Being Adaptable in Korea
Being adaptable in Korea is essential. When I first moved here, I was really nervous about making new friends. I lived in the smallest state in America, Rhode Island. Moving halfway across the world with just my husband was not only adventurous but nerve racking at the same time.
As I shared in my previous posts, the first few months were very challenging in the social arena. But, as the months progressed and my perspective about my new surroundings changed, I’ve been able to build a solid community of friends.
One of the things I wish I truly understood before leaving the states was how to be adaptable in a foreign land. I was aware of the concept, however living it out was very strenuous mentally, emotionally and physically.
I believe what made the beginning of my stay in Korea so difficult was my constant comparisons between the land I once called home and the foreign land in which I was living.
I was not satisfied with my present. I expected Korea to be the same way it was for me in the States. I had unrealistic expectations of the people I was meeting. I longed for authenticity. I absolutely hated having surface level conversations about work and students, especially on the weekend. I longed to have an identity outside of just being a teacher.
What I failed to realize at the time was authentic relationships are built over time, not right away. You see, I’ve come from an environment where my friends were like my sisters. Moving to Korea pushed me out of my comfort zone because I had to make an obvious effort to meet new people and build with them steadily.
As a foreigner, it’s important to find a pace that works for you and stick with it. I cannot really pinpoint what exactly made me change my outlook about my new environment. I know, distinctively, it was a series of events and an introspective look at questioning my thoughts and actions.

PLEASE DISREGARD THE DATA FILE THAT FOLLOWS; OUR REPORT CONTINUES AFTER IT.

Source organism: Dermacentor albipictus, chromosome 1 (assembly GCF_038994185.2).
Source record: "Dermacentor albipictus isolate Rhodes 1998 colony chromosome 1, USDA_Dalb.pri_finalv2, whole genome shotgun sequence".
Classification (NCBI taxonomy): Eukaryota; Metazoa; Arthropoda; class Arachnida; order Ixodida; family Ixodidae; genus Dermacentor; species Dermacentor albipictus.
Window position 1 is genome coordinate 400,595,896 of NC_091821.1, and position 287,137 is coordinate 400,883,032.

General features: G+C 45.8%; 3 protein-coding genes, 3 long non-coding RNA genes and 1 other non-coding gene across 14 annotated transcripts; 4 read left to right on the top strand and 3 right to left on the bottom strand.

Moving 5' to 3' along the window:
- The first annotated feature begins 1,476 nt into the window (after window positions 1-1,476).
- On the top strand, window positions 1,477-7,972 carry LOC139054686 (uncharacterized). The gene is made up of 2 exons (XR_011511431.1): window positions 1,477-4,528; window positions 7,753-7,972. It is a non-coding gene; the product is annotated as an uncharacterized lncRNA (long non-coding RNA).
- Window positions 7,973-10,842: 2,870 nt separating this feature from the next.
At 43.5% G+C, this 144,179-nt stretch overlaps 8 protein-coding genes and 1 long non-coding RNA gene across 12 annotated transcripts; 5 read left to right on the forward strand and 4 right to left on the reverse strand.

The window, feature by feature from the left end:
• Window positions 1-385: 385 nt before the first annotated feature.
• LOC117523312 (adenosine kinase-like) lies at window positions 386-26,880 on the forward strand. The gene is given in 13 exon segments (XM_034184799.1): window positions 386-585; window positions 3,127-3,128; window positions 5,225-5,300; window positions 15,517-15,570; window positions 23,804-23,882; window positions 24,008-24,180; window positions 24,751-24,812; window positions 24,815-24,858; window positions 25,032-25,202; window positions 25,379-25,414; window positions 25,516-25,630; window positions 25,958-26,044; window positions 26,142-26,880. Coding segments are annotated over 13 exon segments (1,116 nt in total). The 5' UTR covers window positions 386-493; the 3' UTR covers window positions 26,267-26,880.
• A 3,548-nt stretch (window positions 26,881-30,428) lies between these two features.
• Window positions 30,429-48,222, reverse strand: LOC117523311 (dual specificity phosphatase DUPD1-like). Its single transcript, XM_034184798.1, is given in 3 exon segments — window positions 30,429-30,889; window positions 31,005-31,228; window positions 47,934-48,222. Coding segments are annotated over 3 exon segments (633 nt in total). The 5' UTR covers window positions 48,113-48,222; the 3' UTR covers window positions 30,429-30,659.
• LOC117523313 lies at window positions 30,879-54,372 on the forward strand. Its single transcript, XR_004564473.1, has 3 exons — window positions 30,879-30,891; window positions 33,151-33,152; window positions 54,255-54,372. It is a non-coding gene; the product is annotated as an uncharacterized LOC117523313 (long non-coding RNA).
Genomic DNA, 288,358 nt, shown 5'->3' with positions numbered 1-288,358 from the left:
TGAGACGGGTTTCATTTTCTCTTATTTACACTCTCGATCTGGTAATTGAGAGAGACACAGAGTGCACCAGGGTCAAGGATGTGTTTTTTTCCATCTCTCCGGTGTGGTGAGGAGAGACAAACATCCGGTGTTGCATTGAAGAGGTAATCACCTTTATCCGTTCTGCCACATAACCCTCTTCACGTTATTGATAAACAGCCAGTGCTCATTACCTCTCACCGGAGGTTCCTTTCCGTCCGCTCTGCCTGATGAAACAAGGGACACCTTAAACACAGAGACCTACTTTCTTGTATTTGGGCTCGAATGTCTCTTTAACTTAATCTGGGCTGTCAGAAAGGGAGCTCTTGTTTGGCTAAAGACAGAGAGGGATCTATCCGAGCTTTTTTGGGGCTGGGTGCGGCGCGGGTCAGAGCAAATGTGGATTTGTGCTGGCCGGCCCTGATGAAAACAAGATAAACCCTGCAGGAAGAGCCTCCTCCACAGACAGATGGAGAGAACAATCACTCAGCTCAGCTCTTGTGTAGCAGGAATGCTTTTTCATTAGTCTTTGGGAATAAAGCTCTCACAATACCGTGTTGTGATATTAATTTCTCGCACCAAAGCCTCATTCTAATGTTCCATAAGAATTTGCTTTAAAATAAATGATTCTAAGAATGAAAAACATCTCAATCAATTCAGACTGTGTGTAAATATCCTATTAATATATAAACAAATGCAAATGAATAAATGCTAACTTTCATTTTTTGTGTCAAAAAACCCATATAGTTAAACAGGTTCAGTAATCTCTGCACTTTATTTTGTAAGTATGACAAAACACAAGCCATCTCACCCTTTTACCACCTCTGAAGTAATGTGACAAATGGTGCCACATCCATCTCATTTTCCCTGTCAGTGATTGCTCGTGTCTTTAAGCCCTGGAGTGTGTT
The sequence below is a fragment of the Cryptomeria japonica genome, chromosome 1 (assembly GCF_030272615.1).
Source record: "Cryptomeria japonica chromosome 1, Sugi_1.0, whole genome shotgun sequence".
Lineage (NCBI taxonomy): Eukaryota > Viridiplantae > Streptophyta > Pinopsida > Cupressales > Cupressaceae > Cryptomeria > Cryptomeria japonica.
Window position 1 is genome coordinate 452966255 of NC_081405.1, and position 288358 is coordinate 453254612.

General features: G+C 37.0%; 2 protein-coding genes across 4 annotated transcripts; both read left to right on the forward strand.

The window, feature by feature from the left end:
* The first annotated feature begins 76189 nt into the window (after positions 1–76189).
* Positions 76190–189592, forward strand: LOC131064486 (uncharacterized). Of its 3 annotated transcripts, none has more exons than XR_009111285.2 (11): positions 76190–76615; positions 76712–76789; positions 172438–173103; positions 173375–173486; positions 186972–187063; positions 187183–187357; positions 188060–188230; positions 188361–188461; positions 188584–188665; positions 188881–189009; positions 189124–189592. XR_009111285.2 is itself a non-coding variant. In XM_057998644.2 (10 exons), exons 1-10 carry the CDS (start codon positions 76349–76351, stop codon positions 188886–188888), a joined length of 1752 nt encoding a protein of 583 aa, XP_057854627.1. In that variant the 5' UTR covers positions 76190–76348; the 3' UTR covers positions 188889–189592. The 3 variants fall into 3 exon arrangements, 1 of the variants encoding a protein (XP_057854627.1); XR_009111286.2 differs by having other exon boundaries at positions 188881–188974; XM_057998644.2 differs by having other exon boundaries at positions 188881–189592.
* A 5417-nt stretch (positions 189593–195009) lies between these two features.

I learned in order to have genuine relationships I first had to be true to myself. In other words, to have truth I had to seek it from within. My reality wasn’t real to me because I kept on comparing it to a place I once lived in and experienced.
I was depriving my present by being lost in my past. When I would meet people, I was judging them based off of people I’ve met before. If they reminded me of someone negative, I wouldn’t care to learn more about them. I was more dismissive than adaptable and it was that attitude that weighed on me mentally, emotionally and physically.
I end this post with a heart full of appreciation for Korea and all the many lessons it has and will teach me. Living abroad is an amazing opportunity, but the only way to experience it in its fullness is to know and understand the art of adaptability.
It brings me great joy to think back on who I once was nine months ago and who I have become along the way. I have met amazing people from different parts of the world, full of life experiences that completely differ from mine.
The beauty of it all is when you allow relationships to develop at their own pace you will soon find yourself calling people who were once strangers to you, friends.
Have you made the move to Korea in the past? Are you currently there now? How did you manage with adapting to this new life in a foreign country? Let us know in the comments section below.
Willynn taught in the education field for three years. It was her curiosity and interest to see the world from a different perspective that lead her to Daejeon, South Korea. Willynn is currently working with young learners teaching English for EPIK in South Korea. In her free time, Willynn loves to go on adventures with her husband, Micah, engage in language exchanges at coffee shops with the locals in her community. As well as participate at Open Mic events across Daejeon and Seoul sharing her spoken word pieces. Follow Willynn on Youtube or on WordPress.